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Midwives to vote on industrial action in bid for ‘fair and just pay award’

·2-min read

Midwives and maternity support workers in the NHS in England and Wales are to be balloted on industrial action over pay.

The Royal College of Midwives (RCM) made the announcement after a month-long consultation saw its members overwhelmingly reject the Government’s below-inflation pay award.

Two-thirds of eligible members in England and more than eight out of 10 in Wales took part in the consultation, with three-quarters saying they want to be balloted on industrial action.

The RCM will announce the dates of the ballots in each country in the coming weeks.

It said it wants to reassure maternity staff and women and families using maternity services that midwives and maternity support workers will not take any action that would put women or babies at risk.

The RCM said that should its members vote for industrial action, it will not ask them to break their code of conduct, and safe services will be maintained.

Ensuring the delivery of safe services remained paramount during previous strike action in 2014, the RCM said.

Dr Suzanne Tyler of the RCM said: “Our members have spoken and just like us they believe a below-inflation pay award is not good enough, they deserve more.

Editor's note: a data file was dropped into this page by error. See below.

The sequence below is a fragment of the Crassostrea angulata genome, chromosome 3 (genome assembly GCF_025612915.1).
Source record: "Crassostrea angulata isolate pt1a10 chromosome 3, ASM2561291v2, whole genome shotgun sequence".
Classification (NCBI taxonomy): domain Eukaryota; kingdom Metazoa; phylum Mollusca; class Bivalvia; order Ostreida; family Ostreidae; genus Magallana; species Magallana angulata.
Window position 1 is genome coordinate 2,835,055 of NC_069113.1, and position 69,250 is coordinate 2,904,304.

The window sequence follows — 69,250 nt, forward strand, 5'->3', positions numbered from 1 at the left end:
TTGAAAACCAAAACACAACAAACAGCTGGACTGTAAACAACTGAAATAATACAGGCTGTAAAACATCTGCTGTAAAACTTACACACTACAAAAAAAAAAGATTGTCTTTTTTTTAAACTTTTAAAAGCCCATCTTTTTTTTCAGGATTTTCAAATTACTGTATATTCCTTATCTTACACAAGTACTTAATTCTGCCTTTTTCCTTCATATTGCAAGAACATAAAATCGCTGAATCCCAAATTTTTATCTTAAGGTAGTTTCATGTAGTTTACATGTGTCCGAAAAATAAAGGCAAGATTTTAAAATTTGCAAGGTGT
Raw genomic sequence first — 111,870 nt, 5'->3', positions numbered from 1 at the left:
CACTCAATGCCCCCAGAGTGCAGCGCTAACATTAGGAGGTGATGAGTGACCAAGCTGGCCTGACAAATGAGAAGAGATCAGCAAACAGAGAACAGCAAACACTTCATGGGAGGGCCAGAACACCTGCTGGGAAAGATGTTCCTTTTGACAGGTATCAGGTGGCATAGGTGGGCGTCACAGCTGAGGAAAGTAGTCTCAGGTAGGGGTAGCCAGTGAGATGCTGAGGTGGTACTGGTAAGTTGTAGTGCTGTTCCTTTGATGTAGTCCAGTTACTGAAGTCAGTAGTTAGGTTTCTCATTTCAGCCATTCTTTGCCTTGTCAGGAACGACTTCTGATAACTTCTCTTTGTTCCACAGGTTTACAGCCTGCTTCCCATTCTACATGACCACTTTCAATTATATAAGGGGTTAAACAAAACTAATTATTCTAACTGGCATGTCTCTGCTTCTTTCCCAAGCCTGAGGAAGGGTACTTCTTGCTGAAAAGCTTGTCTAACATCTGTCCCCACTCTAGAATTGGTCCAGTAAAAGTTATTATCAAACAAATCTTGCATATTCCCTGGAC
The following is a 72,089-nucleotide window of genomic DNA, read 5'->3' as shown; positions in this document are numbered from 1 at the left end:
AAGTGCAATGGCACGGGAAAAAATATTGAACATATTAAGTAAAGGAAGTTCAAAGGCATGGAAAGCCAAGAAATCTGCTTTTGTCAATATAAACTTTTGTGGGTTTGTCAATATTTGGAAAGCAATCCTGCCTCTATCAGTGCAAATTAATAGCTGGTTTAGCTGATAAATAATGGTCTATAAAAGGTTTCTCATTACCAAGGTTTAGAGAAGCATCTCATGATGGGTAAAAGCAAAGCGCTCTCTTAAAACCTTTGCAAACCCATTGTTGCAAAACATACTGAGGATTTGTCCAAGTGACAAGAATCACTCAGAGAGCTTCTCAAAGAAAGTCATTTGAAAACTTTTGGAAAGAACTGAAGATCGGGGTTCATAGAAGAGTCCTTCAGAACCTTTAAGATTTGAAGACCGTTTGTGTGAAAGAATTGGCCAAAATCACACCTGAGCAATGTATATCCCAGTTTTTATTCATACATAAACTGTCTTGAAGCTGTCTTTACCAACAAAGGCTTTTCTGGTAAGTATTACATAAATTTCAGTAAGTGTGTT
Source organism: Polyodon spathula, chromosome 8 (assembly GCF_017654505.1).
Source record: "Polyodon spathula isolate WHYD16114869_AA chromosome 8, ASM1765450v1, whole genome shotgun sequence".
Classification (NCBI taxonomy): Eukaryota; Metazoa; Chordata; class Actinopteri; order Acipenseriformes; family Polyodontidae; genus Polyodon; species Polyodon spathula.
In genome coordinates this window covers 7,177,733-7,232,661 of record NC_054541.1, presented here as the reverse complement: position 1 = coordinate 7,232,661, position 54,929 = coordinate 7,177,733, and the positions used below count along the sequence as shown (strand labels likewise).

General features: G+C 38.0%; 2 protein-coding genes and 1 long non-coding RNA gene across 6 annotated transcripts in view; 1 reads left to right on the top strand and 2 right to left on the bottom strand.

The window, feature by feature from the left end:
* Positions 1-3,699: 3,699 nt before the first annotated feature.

“The results and turnout speaks volumes about the feelings off a fragile, exhausted, and undervalued workforce, because taking industrial action is always the very last resort for midwives and maternity staff.

“They obviously now see no other alternative to getting a fair and just pay award from their governments.

“Our members – along with many other workers across the UK – are sending a very, very clear message to the Government, and one that must not be ignored any longer.

“Governments must step in to stop midwives and other staff from leaving the NHS, particularly at time of staffing crisis when maternity services in England alone are short of over 2,000 midwives.

“One of the ways to do that is by offering these dedicated and committed professionals the inflation-busting pay rise they and their colleagues deserve. Not just for their incredible efforts but also because it is the right thing to do to protect them from the ravages of rapidly rising prices and inflation.

“This is a sign of just how battered and bruised the maternity workforce is, facing unprecedented demands with too few staff and pay falling way behind the soaring cost of living.

“We have a new political leadership for the UK and a Prime Minister who said that she will ‘deliver on the National Health Service’.

“This is her chance to start delivering, because the NHS is nothing without its staff and they are leaving in droves.”